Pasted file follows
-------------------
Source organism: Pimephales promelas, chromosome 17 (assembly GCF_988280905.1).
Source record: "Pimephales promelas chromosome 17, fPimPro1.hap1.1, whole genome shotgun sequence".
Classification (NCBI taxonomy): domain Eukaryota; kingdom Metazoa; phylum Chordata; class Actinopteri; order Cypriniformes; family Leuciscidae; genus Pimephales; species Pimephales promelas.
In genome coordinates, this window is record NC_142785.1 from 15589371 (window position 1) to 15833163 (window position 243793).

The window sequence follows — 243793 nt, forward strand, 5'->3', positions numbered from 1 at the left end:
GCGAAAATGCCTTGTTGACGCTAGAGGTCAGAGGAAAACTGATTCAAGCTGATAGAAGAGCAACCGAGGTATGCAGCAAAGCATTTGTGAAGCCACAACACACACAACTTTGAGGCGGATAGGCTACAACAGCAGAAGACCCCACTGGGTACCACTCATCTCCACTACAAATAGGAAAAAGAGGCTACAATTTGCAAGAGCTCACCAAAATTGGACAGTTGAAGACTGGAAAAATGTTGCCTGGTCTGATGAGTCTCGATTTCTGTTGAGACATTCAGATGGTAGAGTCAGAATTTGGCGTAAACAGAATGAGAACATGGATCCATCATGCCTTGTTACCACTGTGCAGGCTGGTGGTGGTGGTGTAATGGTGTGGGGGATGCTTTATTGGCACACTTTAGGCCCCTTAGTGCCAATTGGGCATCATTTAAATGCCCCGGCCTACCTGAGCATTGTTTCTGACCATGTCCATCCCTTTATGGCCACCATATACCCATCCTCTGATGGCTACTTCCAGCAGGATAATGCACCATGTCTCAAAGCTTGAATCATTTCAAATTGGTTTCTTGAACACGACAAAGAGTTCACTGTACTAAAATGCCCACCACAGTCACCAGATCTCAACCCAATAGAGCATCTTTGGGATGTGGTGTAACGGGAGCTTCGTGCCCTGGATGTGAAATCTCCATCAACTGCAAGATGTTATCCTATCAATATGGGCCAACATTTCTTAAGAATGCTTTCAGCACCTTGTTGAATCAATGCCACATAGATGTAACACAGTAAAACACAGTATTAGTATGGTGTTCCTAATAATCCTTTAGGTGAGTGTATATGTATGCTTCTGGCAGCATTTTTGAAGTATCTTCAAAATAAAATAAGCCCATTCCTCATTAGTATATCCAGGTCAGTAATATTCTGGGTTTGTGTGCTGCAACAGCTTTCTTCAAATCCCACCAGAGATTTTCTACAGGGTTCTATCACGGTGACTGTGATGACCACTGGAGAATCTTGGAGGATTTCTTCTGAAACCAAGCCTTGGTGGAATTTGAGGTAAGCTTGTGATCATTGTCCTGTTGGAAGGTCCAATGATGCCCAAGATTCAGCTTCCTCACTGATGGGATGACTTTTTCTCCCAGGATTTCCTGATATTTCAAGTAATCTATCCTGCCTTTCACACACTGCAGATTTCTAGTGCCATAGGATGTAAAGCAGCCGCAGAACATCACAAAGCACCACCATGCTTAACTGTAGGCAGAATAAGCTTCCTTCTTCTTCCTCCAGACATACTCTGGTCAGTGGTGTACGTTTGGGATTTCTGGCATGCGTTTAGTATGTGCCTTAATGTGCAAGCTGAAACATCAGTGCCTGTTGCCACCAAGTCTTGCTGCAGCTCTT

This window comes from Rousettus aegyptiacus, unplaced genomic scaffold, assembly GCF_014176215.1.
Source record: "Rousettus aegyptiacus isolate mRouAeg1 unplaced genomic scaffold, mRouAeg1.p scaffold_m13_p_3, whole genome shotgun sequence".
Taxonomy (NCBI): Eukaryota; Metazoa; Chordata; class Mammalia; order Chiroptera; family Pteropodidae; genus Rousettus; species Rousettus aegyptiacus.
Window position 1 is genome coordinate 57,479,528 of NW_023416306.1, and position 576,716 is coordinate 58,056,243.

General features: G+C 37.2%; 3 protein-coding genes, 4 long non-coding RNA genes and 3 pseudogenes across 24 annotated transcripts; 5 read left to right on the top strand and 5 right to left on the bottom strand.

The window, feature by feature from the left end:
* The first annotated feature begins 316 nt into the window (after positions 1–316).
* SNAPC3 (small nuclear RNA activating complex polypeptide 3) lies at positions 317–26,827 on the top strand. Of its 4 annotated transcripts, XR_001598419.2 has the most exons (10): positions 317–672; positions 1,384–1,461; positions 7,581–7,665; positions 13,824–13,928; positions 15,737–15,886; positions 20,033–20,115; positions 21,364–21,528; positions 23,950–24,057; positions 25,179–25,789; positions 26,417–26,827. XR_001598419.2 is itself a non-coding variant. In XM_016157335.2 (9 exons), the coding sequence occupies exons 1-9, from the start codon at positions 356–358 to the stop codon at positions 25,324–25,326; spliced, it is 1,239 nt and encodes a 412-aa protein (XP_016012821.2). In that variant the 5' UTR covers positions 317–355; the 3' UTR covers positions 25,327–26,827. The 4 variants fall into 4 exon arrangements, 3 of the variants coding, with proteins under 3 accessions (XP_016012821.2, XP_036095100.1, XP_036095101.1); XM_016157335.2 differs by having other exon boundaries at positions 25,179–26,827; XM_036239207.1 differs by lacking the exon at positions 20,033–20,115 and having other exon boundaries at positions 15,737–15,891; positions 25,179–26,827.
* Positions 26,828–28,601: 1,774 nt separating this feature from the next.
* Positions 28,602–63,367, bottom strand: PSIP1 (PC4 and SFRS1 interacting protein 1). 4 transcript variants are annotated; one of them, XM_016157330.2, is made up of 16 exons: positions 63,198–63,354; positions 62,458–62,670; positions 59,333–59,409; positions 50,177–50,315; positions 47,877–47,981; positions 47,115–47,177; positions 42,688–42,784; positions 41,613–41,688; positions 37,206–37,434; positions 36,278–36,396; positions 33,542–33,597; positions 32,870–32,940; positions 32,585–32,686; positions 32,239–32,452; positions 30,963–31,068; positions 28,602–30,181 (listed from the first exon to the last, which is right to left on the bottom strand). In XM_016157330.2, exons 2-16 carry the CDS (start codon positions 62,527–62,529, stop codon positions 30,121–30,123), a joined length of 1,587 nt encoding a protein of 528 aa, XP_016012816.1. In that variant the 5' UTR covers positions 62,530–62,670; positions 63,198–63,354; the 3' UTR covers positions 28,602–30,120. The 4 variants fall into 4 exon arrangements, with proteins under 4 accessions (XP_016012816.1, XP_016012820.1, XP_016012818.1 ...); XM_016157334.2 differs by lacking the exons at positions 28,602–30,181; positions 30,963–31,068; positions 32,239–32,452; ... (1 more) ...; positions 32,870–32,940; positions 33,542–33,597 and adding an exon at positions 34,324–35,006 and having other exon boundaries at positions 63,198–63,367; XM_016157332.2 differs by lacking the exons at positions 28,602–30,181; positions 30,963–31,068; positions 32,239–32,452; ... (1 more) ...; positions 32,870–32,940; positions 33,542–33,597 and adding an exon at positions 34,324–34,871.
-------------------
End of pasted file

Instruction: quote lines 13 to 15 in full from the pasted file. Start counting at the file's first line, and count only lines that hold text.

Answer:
* The first annotated feature begins 316 nt into the window (after positions 1–316).
* SNAPC3 (small nuclear RNA activating complex polypeptide 3) lies at positions 317–26,827 on the top strand. Of its 4 annotated transcripts, XR_001598419.2 has the most exons (10): positions 317–672; positions 1,384–1,461; positions 7,581–7,665; positions 13,824–13,928; positions 15,737–15,886; positions 20,033–20,115; positions 21,364–21,528; positions 23,950–24,057; positions 25,179–25,789; positions 26,417–26,827. XR_001598419.2 is itself a non-coding variant. In XM_016157335.2 (9 exons), the coding sequence occupies exons 1-9, from the start codon at positions 356–358 to the stop codon at positions 25,324–25,326; spliced, it is 1,239 nt and encodes a 412-aa protein (XP_016012821.2). In that variant the 5' UTR covers positions 317–355; the 3' UTR covers positions 25,327–26,827. The 4 variants fall into 4 exon arrangements, 3 of the variants coding, with proteins under 3 accessions (XP_016012821.2, XP_036095100.1, XP_036095101.1); XM_016157335.2 differs by having other exon boundaries at positions 25,179–26,827; XM_036239207.1 differs by lacking the exon at positions 20,033–20,115 and having other exon boundaries at positions 15,737–15,891; positions 25,179–26,827.
* Positions 26,828–28,601: 1,774 nt separating this feature from the next.